Women with MS are more likely to suffer from depression than the general population, meaning they also may be at greater risk of the condition after they have a baby. Advertising Policy Cleveland Clinic is a non-profit academic medical center. Advertising on our site helps support our mission. We do not endorse non-Cleveland Clinic products … Read More
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They need to plan ahead with their doctors and watch for mood swings during and after pregnancy, since these can affect care for self and baby. Antidepressant medications should be used with caution while you’re pregnant – and after the baby comes.
Leaning on faith
Faith has gotten Dion W. through her 15-year journey with multiple sclerosis, and it’s what she leans on now in the final days before the delivery of her firstborn.
Dion, of Northeast Ohio, is due to give birth in early June at Hillcrest Hospital. She is hopeful she won’t have to deal with postpartum depression. “But if I do, I have to remember to stay in prayer,” she says. “That’s the No. 1 thing. It helps me continue to have the strength. I ask every day for the strength to keep on going.”
Balancing baby and medication
Dion has yet to get medication recommendations from her doctors for the postpartum period. She’s done without her MS medications since she first conceived.
There’s no formula to determine disease management postpartum, says OB-GYN Jonathan Emery, MD. “Each patient’s course will be different based on what their symptoms were like before delivery,” he says.
Planning for life after the birth
Dr. Emery describes an ongoing triangle of communication that needs to occur among patient, neurologist and obstetrician to prepare for life after the birth. “The hormonal shift, the lack of sleep and, depending how stressful the delivery is, sometimes that can precipitate an MS flare. … You want to be able to plan for that before delivery,” he says.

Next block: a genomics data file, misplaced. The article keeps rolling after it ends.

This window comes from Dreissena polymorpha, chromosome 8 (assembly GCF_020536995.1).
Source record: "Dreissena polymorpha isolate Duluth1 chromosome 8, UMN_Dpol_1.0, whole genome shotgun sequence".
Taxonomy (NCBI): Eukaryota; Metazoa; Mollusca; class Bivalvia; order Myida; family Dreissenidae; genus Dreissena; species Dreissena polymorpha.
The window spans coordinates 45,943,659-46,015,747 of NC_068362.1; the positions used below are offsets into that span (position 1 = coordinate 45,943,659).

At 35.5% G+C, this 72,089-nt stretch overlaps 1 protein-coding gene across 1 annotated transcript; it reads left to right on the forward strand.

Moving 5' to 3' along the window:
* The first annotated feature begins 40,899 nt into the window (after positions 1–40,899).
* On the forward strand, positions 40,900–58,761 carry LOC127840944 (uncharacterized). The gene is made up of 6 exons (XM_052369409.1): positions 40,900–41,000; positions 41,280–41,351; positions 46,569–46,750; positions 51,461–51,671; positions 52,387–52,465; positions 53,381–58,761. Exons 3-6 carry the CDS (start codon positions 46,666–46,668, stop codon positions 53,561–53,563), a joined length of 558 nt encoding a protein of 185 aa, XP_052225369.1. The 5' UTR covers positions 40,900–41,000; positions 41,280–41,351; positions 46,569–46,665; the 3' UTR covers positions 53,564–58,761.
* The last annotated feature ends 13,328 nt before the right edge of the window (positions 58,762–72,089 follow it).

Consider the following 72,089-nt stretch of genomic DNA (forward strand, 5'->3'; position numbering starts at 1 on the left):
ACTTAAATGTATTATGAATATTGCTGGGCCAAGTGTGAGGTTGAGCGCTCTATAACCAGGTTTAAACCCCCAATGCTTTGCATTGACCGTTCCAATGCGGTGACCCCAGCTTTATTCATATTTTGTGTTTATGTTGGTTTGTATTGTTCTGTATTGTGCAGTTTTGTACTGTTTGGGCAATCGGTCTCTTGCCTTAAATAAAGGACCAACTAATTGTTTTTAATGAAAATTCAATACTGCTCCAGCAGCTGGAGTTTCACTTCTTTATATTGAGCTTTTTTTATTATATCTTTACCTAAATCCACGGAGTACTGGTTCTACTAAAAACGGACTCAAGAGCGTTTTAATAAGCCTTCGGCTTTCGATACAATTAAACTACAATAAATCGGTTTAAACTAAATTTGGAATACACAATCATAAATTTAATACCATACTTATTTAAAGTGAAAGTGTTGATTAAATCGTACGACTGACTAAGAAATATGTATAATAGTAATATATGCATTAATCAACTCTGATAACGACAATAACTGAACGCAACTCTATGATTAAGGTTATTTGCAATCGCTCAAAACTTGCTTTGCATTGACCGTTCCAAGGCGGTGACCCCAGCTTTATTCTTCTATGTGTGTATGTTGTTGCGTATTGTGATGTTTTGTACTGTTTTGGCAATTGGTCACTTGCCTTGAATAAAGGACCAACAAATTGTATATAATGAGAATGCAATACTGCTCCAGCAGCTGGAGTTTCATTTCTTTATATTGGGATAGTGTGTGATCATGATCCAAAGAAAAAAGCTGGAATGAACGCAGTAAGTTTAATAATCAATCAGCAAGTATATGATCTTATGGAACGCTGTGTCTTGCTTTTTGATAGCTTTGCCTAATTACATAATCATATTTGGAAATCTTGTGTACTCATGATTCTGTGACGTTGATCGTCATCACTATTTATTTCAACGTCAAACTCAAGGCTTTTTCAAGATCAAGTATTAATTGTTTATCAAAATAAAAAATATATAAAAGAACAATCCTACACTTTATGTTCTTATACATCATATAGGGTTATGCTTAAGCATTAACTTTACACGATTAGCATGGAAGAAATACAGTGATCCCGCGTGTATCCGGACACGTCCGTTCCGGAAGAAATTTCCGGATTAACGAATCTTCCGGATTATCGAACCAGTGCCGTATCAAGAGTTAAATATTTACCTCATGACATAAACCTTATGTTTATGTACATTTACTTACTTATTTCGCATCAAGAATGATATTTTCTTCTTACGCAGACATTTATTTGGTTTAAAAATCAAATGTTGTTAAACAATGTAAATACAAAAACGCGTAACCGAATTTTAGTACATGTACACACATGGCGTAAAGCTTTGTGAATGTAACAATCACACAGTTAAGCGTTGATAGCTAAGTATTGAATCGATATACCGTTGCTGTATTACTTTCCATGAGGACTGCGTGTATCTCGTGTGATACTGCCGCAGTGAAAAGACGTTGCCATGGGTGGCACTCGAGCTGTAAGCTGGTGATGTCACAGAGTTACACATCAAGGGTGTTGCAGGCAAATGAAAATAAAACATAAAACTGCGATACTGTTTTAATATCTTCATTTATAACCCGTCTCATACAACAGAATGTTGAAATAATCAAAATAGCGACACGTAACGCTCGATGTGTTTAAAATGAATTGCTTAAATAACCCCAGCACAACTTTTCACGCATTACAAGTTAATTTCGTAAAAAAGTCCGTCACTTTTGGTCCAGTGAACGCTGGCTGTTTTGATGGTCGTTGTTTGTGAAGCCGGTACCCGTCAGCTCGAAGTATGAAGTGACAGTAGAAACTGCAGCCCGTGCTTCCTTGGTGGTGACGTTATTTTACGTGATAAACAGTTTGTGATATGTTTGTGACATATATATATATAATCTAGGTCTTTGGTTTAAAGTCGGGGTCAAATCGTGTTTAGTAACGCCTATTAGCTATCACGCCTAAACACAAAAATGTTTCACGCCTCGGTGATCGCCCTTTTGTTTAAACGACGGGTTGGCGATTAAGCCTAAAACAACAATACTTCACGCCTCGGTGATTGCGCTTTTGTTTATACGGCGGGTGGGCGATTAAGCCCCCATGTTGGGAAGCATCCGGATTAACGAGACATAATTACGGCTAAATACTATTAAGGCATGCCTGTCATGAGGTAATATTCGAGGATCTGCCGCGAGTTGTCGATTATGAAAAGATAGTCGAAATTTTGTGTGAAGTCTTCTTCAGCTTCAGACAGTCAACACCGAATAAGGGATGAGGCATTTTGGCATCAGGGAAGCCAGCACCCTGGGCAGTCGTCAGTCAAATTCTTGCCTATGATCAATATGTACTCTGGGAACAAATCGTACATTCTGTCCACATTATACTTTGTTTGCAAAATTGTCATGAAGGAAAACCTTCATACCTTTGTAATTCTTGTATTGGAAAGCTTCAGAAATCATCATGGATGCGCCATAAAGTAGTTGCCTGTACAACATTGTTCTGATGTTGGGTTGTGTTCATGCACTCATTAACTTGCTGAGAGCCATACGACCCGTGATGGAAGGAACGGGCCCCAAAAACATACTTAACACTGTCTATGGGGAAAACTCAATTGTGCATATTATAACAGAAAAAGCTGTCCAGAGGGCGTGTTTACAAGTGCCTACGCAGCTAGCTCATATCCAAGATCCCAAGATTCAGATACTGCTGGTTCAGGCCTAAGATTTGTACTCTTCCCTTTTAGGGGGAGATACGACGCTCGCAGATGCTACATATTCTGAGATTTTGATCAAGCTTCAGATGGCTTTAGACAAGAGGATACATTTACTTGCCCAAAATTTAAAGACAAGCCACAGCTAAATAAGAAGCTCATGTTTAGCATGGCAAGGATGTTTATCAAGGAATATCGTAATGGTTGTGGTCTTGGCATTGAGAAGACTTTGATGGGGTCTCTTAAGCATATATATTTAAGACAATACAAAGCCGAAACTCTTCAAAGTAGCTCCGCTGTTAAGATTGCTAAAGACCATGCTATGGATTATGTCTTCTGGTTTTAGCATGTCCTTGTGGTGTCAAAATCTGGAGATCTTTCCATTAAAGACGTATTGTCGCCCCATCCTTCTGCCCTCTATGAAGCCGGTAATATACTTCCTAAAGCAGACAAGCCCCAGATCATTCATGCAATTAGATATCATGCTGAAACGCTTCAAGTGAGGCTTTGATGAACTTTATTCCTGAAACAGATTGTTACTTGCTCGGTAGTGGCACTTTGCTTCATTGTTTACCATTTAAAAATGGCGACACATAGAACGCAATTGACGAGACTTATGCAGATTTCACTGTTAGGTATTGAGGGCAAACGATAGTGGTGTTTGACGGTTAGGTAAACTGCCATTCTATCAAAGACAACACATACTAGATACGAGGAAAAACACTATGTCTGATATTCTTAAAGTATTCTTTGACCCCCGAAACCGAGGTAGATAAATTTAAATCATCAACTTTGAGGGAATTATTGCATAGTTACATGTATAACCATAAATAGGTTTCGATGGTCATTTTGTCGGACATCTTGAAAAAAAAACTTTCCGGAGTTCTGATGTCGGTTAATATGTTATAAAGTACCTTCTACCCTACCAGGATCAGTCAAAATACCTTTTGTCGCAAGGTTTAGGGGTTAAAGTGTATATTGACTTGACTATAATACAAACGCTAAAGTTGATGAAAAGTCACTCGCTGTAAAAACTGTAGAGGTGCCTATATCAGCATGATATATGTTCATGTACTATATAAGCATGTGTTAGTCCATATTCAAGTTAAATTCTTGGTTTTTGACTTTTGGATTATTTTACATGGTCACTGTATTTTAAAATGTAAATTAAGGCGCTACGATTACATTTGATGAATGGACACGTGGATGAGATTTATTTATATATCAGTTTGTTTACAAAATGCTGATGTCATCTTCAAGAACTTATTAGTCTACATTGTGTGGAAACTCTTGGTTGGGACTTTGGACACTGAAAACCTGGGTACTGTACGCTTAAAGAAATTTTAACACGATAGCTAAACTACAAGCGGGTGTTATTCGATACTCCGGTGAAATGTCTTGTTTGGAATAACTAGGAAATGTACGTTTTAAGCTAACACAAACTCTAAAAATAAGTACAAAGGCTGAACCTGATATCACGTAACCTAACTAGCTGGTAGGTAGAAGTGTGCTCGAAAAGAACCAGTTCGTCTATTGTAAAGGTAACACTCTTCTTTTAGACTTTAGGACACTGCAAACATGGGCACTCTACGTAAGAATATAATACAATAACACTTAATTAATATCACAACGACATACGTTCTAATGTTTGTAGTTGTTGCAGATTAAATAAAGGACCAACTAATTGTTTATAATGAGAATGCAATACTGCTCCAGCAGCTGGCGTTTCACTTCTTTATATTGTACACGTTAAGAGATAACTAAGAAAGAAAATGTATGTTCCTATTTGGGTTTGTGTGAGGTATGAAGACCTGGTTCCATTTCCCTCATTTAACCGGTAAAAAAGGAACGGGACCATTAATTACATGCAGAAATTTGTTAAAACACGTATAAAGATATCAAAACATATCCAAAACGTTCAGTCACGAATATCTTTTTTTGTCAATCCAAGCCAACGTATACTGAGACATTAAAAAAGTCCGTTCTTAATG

[Tweet “Find out how to manage #multiplesclerosis #postpartum”]Experts say there’s an increased risk of MS attacks in the first three to six months after delivery. Because of this, patients may want to move up their first postpartum appointment, Dr. Emery says. “Normally, we see patients at six weeks,” he says. “Maybe an MS patient should be scheduled for a visit three to four weeks postpartum to see how she’s doing.”
If new symptoms show up or symptoms worsen, a call to the doctor is in order, Dr. Emery says.
But planning and preparation – and help from family and friends – set most new mothers with MS up for success. “Most of them do really well,” he says.
Getting the help you need
Fatigue is a common symptom of MS, as is the type of tiredness that comes with sleeplessness when caring for a newborn. MS patients likely will notice the drain more than healthy moms, and it may take them longer to recover from it, Dr. Emery says.
To help offset the fatigue factor, Dr. Emery advises new moms with MS to be sure to plan for extra help once they arrive home. “Tell friends and family, ‘Hey, I’ll need to lean on you a little bit more,’ ” he says. “Plan for the worst and hope for the best.”
Dion says she will depend on her mother, a retiree living about 15 minutes away, and other family for support in the days following delivery.
Meanwhile, she dreams about being able to fit into her favorite clothes again. “I used to wear these pants two weeks ago and can’t wear them now. It’s discouraging,” she says. “But I think your faith is what keeps you going.”
To hear more of Dion’s story, please go to this post.